Shares of Target surged Wednesday after the retailer reported unprecedented growth in foot traffic at its stores, along with second-quarter profit, revenue and comparable store sales that surpassed analysts' expectations.
The big-box retailer also said digital sales skyrocketed more than 40 percent during the quarter. Building on that momentum, it raised its earnings outlook for the full year.
"We are seeing a great consumer response ... unprecedented traffic. As we go back and look, we've never seen traffic like this," CEO Brian Cornell told CNBC's Becky Quick on Wednesday.
Target shares were up more than 5.5 percent in early trading on the news, hitting an all-time intraday high of $88.89.
The retailer has been focused on reinvesting in its business ever since it laid out a strategy at the start of last year to pour $7 billion into expanding its e-commerce platform, bulking up its lineup of in-house brands, opening new small-format stores and remodeling existing locations. Cornell said those investments appear to be paying off. Target reported its strongest same-store sales growth in 13 years.
A healthy U.S. economy, rebounding consumer confidence and record low unemployment is also benefiting retailers like Target and Walmart. The latter reported earnings last week that also topped analysts' expectations, driving Walmart shares up more than 9 percent in one day.
"I've been doing this for a long time, and I think this is the healthiest environment I've ever seen," Cornell said on "Squawk Box," referring to consumer spending.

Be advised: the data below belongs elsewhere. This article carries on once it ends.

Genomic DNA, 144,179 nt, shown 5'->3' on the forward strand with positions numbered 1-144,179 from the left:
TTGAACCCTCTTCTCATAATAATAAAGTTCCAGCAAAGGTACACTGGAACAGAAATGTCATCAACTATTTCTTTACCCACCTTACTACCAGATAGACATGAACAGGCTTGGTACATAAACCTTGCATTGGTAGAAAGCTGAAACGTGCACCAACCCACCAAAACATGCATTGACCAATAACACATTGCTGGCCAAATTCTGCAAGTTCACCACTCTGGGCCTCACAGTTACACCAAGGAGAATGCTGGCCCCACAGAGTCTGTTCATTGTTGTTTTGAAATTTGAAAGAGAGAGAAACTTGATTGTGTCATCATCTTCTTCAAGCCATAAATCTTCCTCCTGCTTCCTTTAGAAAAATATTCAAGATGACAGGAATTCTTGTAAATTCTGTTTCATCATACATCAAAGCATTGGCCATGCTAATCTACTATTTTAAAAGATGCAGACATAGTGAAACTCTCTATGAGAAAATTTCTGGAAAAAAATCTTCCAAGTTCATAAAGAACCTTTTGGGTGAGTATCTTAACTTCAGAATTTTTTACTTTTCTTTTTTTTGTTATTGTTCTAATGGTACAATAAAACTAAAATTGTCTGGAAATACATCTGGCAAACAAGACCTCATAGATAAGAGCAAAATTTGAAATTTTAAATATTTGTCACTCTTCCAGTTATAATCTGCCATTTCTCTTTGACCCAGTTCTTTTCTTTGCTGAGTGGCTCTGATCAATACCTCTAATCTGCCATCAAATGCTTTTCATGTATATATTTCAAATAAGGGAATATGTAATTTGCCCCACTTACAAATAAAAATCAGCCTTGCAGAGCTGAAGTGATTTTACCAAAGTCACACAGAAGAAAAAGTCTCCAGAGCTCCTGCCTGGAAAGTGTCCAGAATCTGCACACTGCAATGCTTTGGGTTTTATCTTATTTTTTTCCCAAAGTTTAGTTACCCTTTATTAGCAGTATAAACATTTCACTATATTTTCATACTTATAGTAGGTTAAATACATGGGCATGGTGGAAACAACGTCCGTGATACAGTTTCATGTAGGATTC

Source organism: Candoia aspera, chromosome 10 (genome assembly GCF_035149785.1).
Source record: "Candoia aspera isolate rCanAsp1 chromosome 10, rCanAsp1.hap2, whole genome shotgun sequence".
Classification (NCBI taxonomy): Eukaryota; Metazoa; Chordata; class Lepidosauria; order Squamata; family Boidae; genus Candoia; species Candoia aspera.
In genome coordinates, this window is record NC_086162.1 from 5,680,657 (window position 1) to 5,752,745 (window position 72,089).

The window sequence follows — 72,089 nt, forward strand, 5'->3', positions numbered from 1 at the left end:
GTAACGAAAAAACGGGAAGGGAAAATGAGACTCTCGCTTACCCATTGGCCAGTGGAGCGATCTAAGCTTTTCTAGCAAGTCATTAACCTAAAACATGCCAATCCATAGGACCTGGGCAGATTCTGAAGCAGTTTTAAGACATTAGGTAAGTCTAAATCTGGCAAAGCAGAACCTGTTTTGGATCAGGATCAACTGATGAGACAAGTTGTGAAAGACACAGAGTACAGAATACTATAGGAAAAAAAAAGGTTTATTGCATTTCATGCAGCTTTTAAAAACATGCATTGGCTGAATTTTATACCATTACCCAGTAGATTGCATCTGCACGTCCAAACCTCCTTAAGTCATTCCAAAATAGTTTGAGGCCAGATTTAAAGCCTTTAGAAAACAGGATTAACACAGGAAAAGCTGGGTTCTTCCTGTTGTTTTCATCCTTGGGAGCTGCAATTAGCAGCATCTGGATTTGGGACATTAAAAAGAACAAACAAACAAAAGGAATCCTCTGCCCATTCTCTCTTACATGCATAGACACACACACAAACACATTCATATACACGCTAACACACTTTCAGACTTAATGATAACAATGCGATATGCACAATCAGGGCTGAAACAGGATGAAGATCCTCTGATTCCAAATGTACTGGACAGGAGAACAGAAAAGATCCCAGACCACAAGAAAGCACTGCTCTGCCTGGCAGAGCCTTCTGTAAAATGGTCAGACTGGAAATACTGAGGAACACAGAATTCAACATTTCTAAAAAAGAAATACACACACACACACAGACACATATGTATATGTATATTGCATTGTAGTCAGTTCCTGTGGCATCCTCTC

Here's what Target reported for the three months ended Aug. 4 compared with what analysts were expecting, according to a survey by Thomson Reuters:
- Adjusted earnings per share: $1.47 vs. $1.40 expected
- Revenue: $17.78 billion vs. $17.28 billion expected
- Same-store sales: up 6.5 percent vs. an increase of 4 percent expected
Net income was $799 million, or $1.49 per share, compared with $671 million, or $1.21 a share, a year ago. Excluding one-time items, Target earned $1.47 a share, 7 cents ahead of analysts' expectations.
Revenue climbed nearly 7 percent to $17.8 billion from $16.63 billion a year ago, again ahead of an expected $17.28 billion in sales. The company said sales of home goods exceeded its expectations, while apparel and electronics were two of the strongest categories during the quarter.
Sales at stores open for at least 12 months were up 6.5 percent, better than an anticipated increase of 4 percent and the strongest same-store sales growth at Target in 13 years. That included online sales, which grew 41 percent from the same period last year, compared with an increase of 32 percent a year ago. The retailer's massive one-day sale in July, held in-tandem with Amazon Prime Day, was a key driver for e-commerce sales this quarter, Target said.